Undoubtedly, this would greatly increase demand for SmarTrip cards — especially once every station is equipped with a machine that sells them — as I suspect many tourists would use the cards for a few days or a week and then throw them out.
I remember reading, however, that the company that made SmarTrip is no longer producing them, so once the current supply is exhausted, the system will have to be replaced. This sounds like a major expense. Why would Metro want to hasten the time when replacement of the electronic fare system will be necessary? This sounds like a penny-wise but pound-foolish decision to me.
Jim Cohen, Bethesda
DG: So far, anger among riders has been focused on why the transit staff is proposing to charge more for a product that many riders think is declining in quality. About that, Metro General Manager Richard Sarles says that the transit system wasn’t maintained as it should have been and needs to undergo extensive repairs and upgrades that are going to cost us more money.
As a management concept, that sounds reasonable, but as a consumer concept, it doesn’t work so well. A rider says, “I don’t care about your long-term business model; I’m paying for your product today.”
There are also two ways of looking at the proposed flat fare for paper Farecards. The flat fare is supposed to make it easier for tourists to figure out the pricing system, which otherwise is based on time and distance. But the pricing is steep because Metro wants to drive more people to use the electronic SmarTrip cards.
So, which is it? Do we want paper cards to be easier to use or more difficult?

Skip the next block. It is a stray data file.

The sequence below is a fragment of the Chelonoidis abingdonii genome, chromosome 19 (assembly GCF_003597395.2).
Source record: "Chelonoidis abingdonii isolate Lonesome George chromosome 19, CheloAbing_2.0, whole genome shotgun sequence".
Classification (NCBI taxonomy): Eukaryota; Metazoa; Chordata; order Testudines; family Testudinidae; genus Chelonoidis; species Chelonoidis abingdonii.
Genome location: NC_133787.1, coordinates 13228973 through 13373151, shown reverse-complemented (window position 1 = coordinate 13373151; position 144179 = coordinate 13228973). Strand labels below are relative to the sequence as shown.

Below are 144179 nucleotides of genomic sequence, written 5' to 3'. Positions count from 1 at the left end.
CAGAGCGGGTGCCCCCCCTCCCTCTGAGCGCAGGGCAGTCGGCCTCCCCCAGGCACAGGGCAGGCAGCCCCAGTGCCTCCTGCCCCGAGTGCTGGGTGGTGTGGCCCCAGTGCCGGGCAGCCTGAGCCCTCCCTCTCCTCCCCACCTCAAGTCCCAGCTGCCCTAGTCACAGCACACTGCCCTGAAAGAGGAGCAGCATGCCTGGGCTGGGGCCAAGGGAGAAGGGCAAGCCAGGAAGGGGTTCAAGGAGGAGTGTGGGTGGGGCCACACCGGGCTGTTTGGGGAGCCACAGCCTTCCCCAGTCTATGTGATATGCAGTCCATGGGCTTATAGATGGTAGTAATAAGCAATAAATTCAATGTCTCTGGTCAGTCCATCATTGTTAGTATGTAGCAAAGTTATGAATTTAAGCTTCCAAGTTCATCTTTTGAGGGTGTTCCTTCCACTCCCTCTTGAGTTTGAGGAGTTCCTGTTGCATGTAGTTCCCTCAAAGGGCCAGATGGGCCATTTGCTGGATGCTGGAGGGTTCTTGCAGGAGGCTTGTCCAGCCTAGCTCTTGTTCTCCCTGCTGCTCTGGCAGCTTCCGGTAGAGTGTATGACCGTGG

Don’t worry about the supply of SmarTrip cards, said Carol Kissal, Metro’s chief financial officer. She told me last week that Metro is on the verge of getting a new supply of chips for the cards. She expects them to start arriving in the spring. This won’t be the next generation of the electronic fare system. That’s still a ways off. Riders who buy SmarTrip cards later this year shouldn’t notice any change in the way they work, but at least they will be available.
New bridge challenge
There have been some dramatic changes for drivers as work advances on the District’s 11th Street Bridge replacement. A traveler responded to one of my statements about the new traffic pattern for the inbound span.
Dear Dr. Gridlock:
I disagree profoundly with your comment [Dr. G’s tips, Dec. 25] that access to Interstate 395 from northbound Interstate 295 has improved because northbound drivers no longer need to change lanes.
Although this perhaps benefits drivers from Virginia or Southeast Washington, it creates an extremely dangerous result for drivers from Maryland who for decades have been making what is essentially a U-turn at Howard Road or Suitland Parkway to cross the inbound 11th Street Bridge.